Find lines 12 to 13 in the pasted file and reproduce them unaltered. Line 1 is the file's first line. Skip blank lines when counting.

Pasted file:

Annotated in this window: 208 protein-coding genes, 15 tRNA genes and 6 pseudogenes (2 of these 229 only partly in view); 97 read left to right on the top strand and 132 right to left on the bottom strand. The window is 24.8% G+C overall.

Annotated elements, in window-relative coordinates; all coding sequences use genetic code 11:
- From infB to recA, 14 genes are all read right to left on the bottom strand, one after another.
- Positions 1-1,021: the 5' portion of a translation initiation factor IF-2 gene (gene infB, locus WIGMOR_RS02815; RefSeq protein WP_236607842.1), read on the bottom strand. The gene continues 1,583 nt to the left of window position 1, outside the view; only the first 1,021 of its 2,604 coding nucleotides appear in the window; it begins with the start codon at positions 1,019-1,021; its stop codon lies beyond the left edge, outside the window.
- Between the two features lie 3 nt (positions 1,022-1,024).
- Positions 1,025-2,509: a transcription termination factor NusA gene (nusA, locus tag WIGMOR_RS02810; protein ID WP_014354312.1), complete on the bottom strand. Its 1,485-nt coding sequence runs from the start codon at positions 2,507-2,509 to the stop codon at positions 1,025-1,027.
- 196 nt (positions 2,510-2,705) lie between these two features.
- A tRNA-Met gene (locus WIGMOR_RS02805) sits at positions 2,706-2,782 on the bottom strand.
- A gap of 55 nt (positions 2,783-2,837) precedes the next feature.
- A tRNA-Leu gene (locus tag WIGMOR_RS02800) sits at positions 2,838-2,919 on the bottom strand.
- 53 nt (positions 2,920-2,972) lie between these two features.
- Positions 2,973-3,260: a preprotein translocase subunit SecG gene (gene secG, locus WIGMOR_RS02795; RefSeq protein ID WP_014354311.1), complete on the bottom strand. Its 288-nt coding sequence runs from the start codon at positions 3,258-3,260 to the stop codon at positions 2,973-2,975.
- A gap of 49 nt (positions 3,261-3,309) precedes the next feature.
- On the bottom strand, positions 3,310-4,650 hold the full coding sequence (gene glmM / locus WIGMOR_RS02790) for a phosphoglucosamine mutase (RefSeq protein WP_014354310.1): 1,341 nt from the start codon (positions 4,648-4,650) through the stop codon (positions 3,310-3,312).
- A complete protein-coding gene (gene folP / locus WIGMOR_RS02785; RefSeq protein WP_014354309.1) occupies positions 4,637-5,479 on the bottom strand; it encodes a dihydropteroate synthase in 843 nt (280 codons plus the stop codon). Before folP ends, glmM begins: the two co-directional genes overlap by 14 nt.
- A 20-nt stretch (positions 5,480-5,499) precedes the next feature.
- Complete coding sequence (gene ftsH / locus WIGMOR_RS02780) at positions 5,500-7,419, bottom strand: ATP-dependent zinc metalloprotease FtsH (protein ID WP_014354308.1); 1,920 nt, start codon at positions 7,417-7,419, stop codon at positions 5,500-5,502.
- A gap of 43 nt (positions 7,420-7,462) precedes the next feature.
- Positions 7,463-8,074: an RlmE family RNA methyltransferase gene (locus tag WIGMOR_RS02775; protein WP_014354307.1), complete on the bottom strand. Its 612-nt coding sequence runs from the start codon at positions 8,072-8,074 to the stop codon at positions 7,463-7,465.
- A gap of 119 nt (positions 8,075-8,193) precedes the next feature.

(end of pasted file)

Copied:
- Positions 2,973-3,260: a preprotein translocase subunit SecG gene (gene secG, locus WIGMOR_RS02795; RefSeq protein ID WP_014354311.1), complete on the bottom strand. Its 288-nt coding sequence runs from the start codon at positions 3,258-3,260 to the stop codon at positions 2,973-2,975.
- A gap of 49 nt (positions 3,261-3,309) precedes the next feature.